On Monday morning, Tennessee Titans head coach Mike Vrabel explained the reason behind the frequent struggles of cornerback Malcolm Butler in his day-after-game press conference.

Butler, who signed a five-year contract worth up to $61 million with the team over the offseason, has been subpar, to say the least, to start the season. It seems that Titans opponents are specifically targeting him in the passing game.

“Malcolm plays extremely hard,” explained Vrabel. “It’s not about effort, it’s about technique.”

Vrabel went on to describe some of the specific issues with Butler’s technique. “When you give up a pass or anything that has to do with eyes. If you’re playing a quarterback on a zone read and you’re looking at the quarterback and not the running back or whatever you’re supposed to be doing, you have to know where to look.

“I think technique comes down to execution a lot. It’s ‘when am I supposed to be reading the quarterback and when am I supposed to be reading my man.’ We have to make sure that everybody is on the same page, that when I’m supposed to be looking at my man, I have to be looking at the guy I’m covering and not at the quarterback.”

One of the things that plagued Butler toward the end of his tenure with the New England Patriots was his tendency to be too aggressive. With Butler, that aggressiveness can be a blessing and a curse.

CB Logan Ryan, one of Butler’s teammates, described him during Training Camp as “an ultra-competitor,” adding that, “he’s fearless, he plays super hard. He’s going to talk his junk, and he’s going to back it up.”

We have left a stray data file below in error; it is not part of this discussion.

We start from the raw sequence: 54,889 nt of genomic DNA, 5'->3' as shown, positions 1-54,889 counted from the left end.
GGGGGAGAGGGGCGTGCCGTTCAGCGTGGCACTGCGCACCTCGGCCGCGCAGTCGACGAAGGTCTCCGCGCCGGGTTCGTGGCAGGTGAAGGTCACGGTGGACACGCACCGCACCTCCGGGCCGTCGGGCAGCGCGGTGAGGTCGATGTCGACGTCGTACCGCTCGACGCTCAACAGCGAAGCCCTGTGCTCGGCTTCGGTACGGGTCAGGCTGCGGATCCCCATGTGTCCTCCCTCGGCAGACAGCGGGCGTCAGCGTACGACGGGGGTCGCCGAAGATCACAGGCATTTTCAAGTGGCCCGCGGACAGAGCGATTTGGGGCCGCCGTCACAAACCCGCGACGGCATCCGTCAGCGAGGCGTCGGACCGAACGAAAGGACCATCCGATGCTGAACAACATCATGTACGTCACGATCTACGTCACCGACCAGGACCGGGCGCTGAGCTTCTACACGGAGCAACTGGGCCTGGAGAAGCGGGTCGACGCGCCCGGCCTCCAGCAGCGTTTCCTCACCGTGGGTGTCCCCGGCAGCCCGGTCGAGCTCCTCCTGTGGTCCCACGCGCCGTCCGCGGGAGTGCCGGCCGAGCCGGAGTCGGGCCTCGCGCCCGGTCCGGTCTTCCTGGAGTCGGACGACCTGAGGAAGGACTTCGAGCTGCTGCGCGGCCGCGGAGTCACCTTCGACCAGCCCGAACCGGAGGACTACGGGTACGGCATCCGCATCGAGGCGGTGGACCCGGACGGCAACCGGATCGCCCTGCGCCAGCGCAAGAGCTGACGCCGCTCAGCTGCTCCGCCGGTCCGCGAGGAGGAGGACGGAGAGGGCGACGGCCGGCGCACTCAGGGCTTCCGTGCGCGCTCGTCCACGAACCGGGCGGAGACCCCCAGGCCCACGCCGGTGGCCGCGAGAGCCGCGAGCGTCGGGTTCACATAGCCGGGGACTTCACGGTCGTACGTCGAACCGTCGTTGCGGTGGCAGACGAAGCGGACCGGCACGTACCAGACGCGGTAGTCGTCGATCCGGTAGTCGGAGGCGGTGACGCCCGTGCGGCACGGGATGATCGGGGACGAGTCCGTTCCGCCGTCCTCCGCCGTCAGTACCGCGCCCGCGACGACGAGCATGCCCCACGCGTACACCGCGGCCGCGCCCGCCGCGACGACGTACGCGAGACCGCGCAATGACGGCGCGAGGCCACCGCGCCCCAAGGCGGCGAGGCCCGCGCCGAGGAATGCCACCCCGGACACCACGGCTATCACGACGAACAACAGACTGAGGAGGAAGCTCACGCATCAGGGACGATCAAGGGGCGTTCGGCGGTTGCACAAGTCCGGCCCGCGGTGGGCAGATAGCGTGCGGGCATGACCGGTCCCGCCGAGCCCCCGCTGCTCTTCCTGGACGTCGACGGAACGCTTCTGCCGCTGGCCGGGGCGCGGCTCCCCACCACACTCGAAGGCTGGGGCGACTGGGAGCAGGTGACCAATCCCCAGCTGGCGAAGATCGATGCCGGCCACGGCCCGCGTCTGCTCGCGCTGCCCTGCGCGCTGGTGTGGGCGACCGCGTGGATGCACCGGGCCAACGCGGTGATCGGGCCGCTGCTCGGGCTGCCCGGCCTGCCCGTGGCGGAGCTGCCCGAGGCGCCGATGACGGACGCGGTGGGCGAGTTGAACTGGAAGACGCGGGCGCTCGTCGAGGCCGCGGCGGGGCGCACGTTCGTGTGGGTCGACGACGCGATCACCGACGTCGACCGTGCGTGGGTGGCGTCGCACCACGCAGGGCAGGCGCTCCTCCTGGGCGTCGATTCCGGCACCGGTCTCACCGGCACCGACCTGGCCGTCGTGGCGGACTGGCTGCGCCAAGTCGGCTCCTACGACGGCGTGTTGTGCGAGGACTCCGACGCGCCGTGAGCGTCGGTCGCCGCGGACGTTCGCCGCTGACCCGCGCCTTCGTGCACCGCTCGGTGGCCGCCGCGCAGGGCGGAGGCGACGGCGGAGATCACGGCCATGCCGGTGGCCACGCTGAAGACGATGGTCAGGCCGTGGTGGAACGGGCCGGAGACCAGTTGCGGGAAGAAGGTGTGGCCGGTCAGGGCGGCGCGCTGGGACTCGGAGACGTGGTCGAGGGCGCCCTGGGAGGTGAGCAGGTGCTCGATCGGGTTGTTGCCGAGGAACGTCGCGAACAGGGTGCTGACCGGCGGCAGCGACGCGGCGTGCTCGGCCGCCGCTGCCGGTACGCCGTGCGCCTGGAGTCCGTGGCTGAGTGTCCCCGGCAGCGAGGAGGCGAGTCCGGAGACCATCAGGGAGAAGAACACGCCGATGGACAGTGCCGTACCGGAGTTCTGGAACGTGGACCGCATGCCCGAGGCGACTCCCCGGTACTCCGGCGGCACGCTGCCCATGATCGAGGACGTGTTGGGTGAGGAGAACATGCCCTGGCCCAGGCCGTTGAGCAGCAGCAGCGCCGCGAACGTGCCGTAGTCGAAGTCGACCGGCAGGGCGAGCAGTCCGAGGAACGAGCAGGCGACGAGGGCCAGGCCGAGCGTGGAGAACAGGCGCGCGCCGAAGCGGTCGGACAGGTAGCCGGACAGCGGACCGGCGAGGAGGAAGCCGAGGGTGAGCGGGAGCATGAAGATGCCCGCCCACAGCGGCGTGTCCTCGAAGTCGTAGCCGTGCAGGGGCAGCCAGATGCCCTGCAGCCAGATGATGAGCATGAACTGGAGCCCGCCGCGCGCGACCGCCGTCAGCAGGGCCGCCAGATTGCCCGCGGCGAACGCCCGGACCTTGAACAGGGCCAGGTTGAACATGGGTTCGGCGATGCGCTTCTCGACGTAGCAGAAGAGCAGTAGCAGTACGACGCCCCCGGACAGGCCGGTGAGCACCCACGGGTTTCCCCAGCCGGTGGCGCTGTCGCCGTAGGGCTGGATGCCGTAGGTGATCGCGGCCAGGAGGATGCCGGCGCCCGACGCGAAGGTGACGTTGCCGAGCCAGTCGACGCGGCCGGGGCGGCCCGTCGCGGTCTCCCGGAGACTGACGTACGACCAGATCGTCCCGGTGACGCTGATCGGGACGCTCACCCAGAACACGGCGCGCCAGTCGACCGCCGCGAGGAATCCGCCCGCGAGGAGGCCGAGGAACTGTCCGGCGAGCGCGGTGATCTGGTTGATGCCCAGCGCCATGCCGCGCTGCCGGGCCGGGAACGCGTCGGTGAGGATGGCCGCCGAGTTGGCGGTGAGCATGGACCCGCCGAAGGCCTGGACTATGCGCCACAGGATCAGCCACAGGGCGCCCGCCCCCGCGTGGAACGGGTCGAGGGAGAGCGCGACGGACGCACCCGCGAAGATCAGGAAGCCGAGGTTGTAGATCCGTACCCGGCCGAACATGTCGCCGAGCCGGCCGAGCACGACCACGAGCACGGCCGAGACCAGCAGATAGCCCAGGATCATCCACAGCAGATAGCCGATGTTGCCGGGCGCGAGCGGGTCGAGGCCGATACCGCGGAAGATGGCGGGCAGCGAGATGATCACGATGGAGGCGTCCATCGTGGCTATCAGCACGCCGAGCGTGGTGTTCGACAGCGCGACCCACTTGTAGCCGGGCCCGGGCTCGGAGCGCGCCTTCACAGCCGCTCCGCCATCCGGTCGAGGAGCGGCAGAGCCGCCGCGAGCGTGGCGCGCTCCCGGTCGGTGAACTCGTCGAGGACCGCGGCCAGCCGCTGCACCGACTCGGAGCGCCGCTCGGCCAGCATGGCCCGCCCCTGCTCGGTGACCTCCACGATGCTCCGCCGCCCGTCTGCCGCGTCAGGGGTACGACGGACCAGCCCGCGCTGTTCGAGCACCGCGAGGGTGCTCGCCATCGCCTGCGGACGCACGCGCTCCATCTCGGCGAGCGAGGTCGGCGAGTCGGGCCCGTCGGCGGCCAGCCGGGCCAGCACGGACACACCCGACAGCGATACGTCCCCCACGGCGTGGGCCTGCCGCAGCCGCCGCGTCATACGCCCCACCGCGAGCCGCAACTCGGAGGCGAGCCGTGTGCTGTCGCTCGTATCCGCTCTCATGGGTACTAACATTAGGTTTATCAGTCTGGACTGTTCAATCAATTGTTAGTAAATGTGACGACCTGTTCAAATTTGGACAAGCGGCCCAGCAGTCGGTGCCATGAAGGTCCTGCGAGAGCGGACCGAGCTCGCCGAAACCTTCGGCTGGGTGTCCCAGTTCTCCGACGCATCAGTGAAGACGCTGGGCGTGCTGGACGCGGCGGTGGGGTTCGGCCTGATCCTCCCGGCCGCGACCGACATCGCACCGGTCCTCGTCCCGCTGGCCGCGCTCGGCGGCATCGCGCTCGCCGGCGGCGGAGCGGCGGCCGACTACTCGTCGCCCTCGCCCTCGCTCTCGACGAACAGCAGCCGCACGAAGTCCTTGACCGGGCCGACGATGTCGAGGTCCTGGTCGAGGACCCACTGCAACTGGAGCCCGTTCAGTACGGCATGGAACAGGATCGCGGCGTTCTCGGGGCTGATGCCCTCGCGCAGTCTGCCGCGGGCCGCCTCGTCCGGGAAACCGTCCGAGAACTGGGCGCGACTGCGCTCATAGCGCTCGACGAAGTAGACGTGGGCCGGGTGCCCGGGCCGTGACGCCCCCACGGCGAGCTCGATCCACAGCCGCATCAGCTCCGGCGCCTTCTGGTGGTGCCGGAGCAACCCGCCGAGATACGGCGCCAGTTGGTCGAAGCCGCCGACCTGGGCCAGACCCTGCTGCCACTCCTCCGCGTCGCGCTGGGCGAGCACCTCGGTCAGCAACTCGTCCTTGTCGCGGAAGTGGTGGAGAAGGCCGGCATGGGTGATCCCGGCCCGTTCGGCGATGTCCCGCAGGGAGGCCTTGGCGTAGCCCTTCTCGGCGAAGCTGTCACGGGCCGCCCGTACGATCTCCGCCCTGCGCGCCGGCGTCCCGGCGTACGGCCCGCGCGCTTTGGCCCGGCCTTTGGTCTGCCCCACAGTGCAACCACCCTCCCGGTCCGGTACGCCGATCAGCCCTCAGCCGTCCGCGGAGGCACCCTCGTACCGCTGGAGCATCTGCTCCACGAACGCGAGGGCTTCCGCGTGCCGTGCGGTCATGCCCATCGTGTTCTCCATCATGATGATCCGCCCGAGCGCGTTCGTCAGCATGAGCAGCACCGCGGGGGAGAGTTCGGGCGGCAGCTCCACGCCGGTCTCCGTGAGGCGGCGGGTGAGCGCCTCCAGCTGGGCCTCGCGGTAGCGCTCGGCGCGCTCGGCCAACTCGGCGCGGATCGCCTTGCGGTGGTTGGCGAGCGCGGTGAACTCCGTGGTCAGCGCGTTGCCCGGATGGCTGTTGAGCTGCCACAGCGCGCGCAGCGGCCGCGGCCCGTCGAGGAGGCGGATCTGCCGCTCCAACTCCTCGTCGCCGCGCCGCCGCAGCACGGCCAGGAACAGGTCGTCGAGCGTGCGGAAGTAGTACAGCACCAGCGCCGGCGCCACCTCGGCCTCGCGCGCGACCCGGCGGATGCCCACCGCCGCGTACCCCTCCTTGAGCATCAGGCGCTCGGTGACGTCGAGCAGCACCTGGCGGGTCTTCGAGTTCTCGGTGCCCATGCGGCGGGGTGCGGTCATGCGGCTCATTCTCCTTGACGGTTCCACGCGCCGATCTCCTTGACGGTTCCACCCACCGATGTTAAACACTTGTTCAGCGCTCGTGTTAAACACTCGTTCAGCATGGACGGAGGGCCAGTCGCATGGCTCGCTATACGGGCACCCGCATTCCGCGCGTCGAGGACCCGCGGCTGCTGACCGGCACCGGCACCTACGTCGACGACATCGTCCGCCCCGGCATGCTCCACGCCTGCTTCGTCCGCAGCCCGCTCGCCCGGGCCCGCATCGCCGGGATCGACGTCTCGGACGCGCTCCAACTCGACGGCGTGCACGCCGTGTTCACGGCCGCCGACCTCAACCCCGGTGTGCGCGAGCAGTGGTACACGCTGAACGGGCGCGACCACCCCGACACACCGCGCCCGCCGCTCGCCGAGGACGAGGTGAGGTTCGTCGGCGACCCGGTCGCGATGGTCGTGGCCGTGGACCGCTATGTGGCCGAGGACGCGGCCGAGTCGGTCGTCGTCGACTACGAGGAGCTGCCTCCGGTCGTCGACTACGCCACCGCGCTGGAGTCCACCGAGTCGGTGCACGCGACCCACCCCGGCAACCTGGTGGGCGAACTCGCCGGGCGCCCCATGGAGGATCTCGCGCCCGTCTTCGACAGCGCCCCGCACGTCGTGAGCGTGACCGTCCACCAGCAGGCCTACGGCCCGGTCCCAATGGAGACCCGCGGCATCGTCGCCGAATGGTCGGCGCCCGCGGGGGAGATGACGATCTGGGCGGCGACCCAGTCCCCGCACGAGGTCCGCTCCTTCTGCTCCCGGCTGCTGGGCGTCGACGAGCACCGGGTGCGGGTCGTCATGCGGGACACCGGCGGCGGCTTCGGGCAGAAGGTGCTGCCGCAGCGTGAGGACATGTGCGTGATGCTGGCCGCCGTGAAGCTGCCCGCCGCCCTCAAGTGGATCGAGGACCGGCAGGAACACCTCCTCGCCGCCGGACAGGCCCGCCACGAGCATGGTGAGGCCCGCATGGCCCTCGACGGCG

So far this season, Butler’s aggressive nature has been his demise. It has resulted in him allowing several chunk gains in the passing game.

Butler has allowed gains of 75, 39, and 56 yards, respectively, to receivers Kenny Stills (Dolphins), Will Fuller (Texans), and Jordan Matthews (Eagles).

The biggest question that remains regarding Butler is whether he will be able to turn it around and regain the form that earned him an All-Pro selection following the 2016 season. Rookie linebacker Rashaan Evans has full confidence in his teammate to do just that.

“Malcolm, I’m not worried about him,” said Evans. “Malcolm has been in Super Bowl games, lost Super Bowl games, won Super Bowl games. It’s the NFL, you’re going to have games like that. The number one thing I feel like is always about how you bounce back, how you respond to a game like that.”

Vrabel thinks that Butler’s issues with technique and eye placement can indeed be fixed with coaching. “That’s the idea. I hope something we can talk to our players about is something they can improve on, that we can do a better job of coaching it and explaining it and showing it to them.

“That when you play your man, you challenge them and you don’t look back at the quarterback, you break up the pass. Sometimes when you have a tendency to look at the quarterback, you give up a play.”

Every aspect of the Titans team, from coaching to execution, can improve following their 21-0 disaster against the Ravens. Considering the size of the paycheck that Butler receives, though, his improvement should be a priority.

Cover image via USA Today.